Reflections on a day

I decided at the last minute to take a camera to the Thames Valley Group’s second meeting yesterday, that the bag provided safe anchorage for my sandwiches was certainly part of that decision making process, and whilst I was glad of the sandwiches, I didn’t use the camera. I had hardly used it during the first meeting two months ago, when the Group had met for the first time, eager to show we were real photographers by clicking away – this time however there was no need to prove anything and I think I only saw a solitary camera being used on just two occasions.

There was an eagerness to start the day’s agenda – first section looking and discussing student’s work, second section a working lunch and then lastly, a workshop on Semiotics. There was an eagerness to become engaged with the student work being displayed, there seemed to be very little concern or self-conscious reserve hampering discussion. There was an openness of expression that was fostered by all and encouraged by the Group’s ethos.

The student work on display reflected, for me, their personal position in their respective developments, no matter where in the course structure they were. Each piece of work, all printed, had an intellectual engagement by their author that could be, and was, challenged by both the Group and the Leader in a constructive manner, leaving the artists with questions to resolve and possibilities to explore.

Two aspects of the first part of the days events struck me: Firstly, and this is in relation to my own work which comprised two nascent projects, the ability to expose and discuss the notions/concepts that underpinned what I wanted the work to try and achieve. I had put the work into the public domain via my course blogs and had some feedback, but the cross-fertilized discussion with the physical presence of the work on the table – in the hands of the students commenting – provided invaluable and considered feedback. Secondly, the process of editing. This was exemplified by our Leader who I think, with every student’s work, viewed it with an experienced eye and challenged both the underlying concept as well as the ordering of the images. I’m not sure whether it was just the ‘freshness’ to the work that enabled this process or just the clear level of experience, but the way the work could be used to derive another narrative or a similar more nuanced narrative, was something that I was particularly struck by. For my own part I took away the need for both a critical review of the clarity of my own concepts from the “Identity” and “Gross’” series, and furthermore, with the Gross’, to better define/exemplify the cooperative nature of the subjects involvement in the Thai’ orphan’s domains and needs. I am still at a crossroads in deciding how/if to take these projects further, but I have a feeling that I am engaged with both and that the thirty minutes allotted to me to expose these twin projects have left me a lot further forward. I am sure that the same could be said for the other students as well.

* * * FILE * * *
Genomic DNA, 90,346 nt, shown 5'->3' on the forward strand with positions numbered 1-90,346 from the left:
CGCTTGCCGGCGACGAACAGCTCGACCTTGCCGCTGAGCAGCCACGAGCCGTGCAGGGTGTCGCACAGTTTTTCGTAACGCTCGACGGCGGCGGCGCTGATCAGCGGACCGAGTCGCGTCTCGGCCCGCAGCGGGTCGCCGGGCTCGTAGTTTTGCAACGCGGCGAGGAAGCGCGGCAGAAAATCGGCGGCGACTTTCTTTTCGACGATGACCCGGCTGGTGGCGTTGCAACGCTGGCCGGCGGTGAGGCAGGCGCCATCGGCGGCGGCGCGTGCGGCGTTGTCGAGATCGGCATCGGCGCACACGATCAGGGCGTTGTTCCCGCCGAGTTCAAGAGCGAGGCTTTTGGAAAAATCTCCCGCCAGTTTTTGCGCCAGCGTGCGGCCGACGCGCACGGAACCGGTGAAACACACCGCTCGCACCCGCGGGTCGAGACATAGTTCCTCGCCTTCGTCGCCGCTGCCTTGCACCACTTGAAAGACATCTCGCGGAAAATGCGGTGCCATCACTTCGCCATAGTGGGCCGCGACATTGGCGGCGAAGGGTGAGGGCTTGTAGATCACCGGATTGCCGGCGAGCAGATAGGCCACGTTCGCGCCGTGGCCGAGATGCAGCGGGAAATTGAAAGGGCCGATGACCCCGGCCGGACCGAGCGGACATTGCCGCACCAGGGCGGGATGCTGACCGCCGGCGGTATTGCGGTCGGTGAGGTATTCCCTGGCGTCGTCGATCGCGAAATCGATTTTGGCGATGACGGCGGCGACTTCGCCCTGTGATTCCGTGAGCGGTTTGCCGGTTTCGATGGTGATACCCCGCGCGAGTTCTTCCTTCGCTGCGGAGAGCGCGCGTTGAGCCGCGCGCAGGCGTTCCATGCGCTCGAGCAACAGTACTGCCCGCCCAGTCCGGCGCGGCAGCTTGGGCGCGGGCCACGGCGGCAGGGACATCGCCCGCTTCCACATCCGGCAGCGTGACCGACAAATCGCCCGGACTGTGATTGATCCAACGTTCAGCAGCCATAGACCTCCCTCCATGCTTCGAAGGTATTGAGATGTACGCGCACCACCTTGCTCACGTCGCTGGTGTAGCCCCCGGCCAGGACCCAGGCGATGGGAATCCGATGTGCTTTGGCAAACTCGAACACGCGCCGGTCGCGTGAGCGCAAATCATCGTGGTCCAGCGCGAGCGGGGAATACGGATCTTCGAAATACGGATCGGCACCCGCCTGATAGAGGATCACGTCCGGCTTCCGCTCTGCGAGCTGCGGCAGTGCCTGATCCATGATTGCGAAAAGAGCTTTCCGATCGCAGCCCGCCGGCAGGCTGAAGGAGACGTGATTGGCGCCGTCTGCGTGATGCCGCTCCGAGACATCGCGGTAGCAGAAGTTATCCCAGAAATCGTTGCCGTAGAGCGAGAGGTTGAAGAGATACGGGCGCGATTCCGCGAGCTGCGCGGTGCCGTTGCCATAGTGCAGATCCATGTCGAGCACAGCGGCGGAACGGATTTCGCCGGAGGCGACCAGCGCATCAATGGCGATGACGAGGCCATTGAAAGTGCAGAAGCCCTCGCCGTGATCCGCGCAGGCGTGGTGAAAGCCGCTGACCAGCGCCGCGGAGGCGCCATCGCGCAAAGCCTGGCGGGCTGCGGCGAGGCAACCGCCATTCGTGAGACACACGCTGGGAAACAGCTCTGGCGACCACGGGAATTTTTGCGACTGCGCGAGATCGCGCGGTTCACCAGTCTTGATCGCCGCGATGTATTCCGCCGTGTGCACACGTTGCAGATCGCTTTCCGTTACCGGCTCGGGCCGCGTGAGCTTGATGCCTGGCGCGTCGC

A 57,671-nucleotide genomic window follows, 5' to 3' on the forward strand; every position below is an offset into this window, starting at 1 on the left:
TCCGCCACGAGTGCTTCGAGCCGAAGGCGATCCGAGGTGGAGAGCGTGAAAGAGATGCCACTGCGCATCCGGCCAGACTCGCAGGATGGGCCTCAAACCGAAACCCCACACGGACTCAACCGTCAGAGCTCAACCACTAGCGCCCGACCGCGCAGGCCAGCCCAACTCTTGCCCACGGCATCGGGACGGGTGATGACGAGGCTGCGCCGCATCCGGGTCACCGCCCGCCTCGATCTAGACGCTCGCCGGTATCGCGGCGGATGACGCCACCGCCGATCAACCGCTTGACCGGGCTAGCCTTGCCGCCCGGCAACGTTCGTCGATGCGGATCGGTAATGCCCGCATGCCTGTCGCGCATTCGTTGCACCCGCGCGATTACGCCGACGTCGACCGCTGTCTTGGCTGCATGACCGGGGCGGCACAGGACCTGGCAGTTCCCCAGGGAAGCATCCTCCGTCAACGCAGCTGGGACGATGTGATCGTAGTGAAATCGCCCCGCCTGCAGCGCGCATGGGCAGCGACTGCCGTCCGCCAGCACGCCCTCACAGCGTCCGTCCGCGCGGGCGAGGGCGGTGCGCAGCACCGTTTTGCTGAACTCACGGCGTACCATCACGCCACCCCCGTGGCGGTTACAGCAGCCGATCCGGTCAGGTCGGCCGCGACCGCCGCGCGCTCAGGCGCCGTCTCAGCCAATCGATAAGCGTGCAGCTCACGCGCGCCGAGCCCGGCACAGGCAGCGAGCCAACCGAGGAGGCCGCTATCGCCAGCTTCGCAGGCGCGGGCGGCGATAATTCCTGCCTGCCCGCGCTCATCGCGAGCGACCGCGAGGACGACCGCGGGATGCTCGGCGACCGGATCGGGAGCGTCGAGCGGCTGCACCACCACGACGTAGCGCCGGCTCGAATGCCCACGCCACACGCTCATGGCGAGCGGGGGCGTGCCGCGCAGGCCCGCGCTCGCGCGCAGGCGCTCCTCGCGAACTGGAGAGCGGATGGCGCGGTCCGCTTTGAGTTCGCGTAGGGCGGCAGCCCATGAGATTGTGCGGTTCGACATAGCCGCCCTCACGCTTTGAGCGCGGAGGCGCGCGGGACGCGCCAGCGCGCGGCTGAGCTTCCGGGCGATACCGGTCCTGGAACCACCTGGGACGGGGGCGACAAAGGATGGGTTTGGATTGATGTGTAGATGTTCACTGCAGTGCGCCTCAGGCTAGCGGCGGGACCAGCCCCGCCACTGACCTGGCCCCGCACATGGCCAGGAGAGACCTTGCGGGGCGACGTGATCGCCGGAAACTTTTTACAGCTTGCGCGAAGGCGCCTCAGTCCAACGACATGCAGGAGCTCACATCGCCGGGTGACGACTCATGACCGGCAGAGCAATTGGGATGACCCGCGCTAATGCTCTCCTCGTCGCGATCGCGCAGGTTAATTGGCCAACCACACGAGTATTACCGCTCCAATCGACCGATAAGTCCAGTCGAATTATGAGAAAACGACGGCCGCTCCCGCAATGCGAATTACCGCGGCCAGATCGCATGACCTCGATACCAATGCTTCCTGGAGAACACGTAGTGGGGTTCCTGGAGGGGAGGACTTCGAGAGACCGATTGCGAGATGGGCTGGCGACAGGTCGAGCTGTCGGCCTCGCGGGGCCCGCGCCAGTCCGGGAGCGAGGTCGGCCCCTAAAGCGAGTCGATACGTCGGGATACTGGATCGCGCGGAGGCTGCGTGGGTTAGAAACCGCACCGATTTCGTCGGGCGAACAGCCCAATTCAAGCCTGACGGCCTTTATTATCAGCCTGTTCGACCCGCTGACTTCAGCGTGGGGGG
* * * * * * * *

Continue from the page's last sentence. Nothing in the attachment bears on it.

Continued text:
The afternoon session, though slightly hampered by IT issues, was extremely valuable. The Group was led through some basic fundamentals of Semiotics as written by Barthes, Chandler and Clarke, but many students had also brought along texts by other authors on the subject that they had found both personally instructive and enlightening – surely, given the subject, a welcome addition to the resources utilized by the Group! To then discuss the principles with a text and photograph assisted the process of comprehension, before the students were split up into three groups to look at – what else but – some advertisements to then present to each other their ‘reading’ of the their chosen selections of advertisements.